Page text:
• Malaria prophylaxis
    • Based on destination, types of planned activities, and patient preferences. CDC has up-to-date recommendations.
    • Chloroquine-sensitive malaria (2,3)
      • Chloroquine—begin 1 to 2 weeks prior to travel, continue 4 weeks after leaving malaria-endemic area; may increase QTc interval (particularly if given with other QTc-prolonging drugs)
        • Adult dose: 300 mg base (500 mg salt) orally once weekly
        • Pediatric dose: 5 mg/kg base (8.3 mg/kg salt) orally once weekly (up to 300 mg base per dose)
      • Hydroxychloroquine—begin 1 to 2 weeks prior to travel, continue for 4 weeks after leaving malaria-endemic area; dosed weekly
        • Adult dose: 310 mg base (400 mg salt) orally once weekly
        • Pediatric dose: 5 mg/kg base (6.5 mg/kg salt) orally once weekly (up to 310 mg base per dose)
    • Chloroquine-resistant malaria (2,3)
      • Atovaquone/proguanil—begin 1 to 2 days before travel and continue for 1 week after leaving malaria-endemic area.
        • Adult dose: 250 mg/100 mg atovaquone/proguanil PO daily
        • Pediatric dose: Tablets contain 62.5 mg/25 mg atovaquone/proguanil hydrochloride.
          • 5 to 8 kg: 1/2 pediatric tablet daily
          • 8 to 10 kg: 3/4 pediatric tablet daily
          • 10 to 20 kg: 1 pediatric tablet daily
          • 20 to 30 kg: 2 pediatric tablets daily
          • 30 to 40 kg: 3 pediatric tablets daily
          • >40 kg: 1 adult tablet daily
      • Doxycycline—begin 1 to 2 days before travel and continue for 4 weeks after leaving malaria-endemic area.
        • Adult dose: 100 mg orally daily
        • Pediatric dose: ≥8 years old 2.2 mg/kg up to adult dose of 100 mg daily
      • Mefloquine—begin ≥2 weeks before travel and continue for 4 weeks after leaving malaria-endemic area; has a number of drug interactions. Not recommended for people with cardiac conduction abnormalities (especially ventricular arrhythmias), major psychiatric disorders, or seizures
        • Adult dose: 228 mg base (250 mg salt) orally once weekly
        • Pediatric dose
          • ≤9 kg: 4.6 mg/kg base (5 mg/kg salt) orally once weekly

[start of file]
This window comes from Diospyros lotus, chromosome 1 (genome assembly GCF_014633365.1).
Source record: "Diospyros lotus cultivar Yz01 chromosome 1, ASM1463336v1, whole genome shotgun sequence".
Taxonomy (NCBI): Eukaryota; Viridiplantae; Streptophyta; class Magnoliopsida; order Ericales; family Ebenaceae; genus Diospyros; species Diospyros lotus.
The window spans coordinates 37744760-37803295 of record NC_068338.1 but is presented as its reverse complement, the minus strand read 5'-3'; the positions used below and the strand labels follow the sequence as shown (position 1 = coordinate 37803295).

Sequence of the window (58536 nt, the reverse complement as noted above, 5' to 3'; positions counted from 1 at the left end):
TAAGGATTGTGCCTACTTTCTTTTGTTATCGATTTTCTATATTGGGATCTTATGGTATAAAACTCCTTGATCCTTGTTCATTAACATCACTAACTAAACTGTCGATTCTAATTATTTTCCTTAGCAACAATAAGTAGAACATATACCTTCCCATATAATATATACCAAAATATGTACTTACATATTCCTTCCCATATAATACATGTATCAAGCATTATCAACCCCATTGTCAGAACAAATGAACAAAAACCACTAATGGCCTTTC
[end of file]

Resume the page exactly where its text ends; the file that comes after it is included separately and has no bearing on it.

• >9 to 19 kg: 1/4 tablet once weekly
          • >19 to 30 kg: 1/2 tablet once weekly
          • >30 to 45 kg: 3/4 tablet once weekly
          • >45 kg: 1 tablet once weekly
  • Protection against mosquitoes and ticks
    • Avoid areas of known outbreaks of communicable disease. Refer to the CDC Travelers’ Health Web site for updates.
    • Avoid peak exposure times and places.
      • Mosquitoes may bite at any time of the day.
      • Peak biting activity for vectors of some diseases (such as dengue, Zika, and chikungunya) is during daylight hours (1).
      • Peak biting activity for vectors of other diseases (such as malaria, West Nile, and Japanese encephalitis) are most active in twilight periods (dawn and dusk) or after dark.
    • Wear appropriate clothing: Minimize exposed skin.
    • Check for ticks.
    • Bed nets
    • Insecticides and repellants—reapply regularly.
      • DEET
      • Picaridin
      • Oil of lemon eucalyptus
      • IR3535
      • 2-Undecanone
  • Traveler’s diarrhea
    • Symptoms range from mild abdominal cramping and urgent loose stools to severe abdominal pain, fever, vomiting, and bloody diarrhea.
    • Differs from food poisoning in which preformed toxins are ingested in food. Nausea and vomiting may both be present though usually resolve within 12 hours.
    • Approximately 80–90% bacterial, 5–8% viral, 10% protozoal (1)
    • Most common bacteria is enterotoxigenic Escherichia coli. Common viruses include norovirus, rotavirus, and astrovirus. Most common protozoa is Giardia (2)